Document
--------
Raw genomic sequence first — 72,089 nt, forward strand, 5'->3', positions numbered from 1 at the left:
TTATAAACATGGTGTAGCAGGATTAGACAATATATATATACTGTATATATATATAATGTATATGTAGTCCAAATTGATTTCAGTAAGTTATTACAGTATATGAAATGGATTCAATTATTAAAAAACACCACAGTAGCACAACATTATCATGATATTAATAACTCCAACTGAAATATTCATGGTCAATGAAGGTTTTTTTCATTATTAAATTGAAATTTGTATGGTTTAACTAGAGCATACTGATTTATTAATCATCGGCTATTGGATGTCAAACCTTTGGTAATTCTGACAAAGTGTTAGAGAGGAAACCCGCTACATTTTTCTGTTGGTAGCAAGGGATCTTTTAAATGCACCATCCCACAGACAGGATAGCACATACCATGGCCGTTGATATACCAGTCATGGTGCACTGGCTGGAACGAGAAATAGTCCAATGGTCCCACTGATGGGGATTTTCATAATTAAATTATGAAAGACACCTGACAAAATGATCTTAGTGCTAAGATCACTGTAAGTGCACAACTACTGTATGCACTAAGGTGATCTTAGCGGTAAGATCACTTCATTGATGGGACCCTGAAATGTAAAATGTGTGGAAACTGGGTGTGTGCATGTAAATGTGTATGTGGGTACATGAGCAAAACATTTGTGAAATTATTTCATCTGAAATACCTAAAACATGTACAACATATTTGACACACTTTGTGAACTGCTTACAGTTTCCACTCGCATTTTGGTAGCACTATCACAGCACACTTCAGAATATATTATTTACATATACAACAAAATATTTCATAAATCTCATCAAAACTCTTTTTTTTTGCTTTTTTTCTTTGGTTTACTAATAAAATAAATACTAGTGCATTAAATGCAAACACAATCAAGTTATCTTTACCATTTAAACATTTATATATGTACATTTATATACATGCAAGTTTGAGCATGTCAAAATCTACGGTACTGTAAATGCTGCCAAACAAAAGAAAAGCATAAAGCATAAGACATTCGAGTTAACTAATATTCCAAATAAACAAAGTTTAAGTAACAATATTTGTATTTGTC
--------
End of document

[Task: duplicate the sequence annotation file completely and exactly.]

Raw genomic sequence first — 72,089 nt, forward strand, 5'->3', positions numbered from 1 at the left:
TTATAAACATGGTGTAGCAGGATTAGACAATATATATATACTGTATATATATATAATGTATATGTAGTCCAAATTGATTTCAGTAAGTTATTACAGTATATGAAATGGATTCAATTATTAAAAAACACCACAGTAGCACAACATTATCATGATATTAATAACTCCAACTGAAATATTCATGGTCAATGAAGGTTTTTTTCATTATTAAATTGAAATTTGTATGGTTTAACTAGAGCATACTGATTTATTAATCATCGGCTATTGGATGTCAAACCTTTGGTAATTCTGACAAAGTGTTAGAGAGGAAACCCGCTACATTTTTCTGTTGGTAGCAAGGGATCTTTTAAATGCACCATCCCACAGACAGGATAGCACATACCATGGCCGTTGATATACCAGTCATGGTGCACTGGCTGGAACGAGAAATAGTCCAATGGTCCCACTGATGGGGATTTTCATAATTAAATTATGAAAGACACCTGACAAAATGATCTTAGTGCTAAGATCACTGTAAGTGCACAACTACTGTATGCACTAAGGTGATCTTAGCGGTAAGATCACTTCATTGATGGGACCCTGAAATGTAAAATGTGTGGAAACTGGGTGTGTGCATGTAAATGTGTATGTGGGTACATGAGCAAAACATTTGTGAAATTATTTCATCTGAAATACCTAAAACATGTACAACATATTTGACACACTTTGTGAACTGCTTACAGTTTCCACTCGCATTTTGGTAGCACTATCACAGCACACTTCAGAATATATTATTTACATATACAACAAAATATTTCATAAATCTCATCAAAACTCTTTTTTTTTGCTTTTTTTCTTTGGTTTACTAATAAAATAAATACTAGTGCATTAAATGCAAACACAATCAAGTTATCTTTACCATTTAAACATTTATATATGTACATTTATATACATGCAAGTTTGAGCATGTCAAAATCTACGGTACTGTAAATGCTGCCAAACAAAAGAAAAGCATAAAGCATAAGACATTCGAGTTAACTAATATTCCAAATAAACAAAGTTTAAGTAACAATATTTGTATTTGTC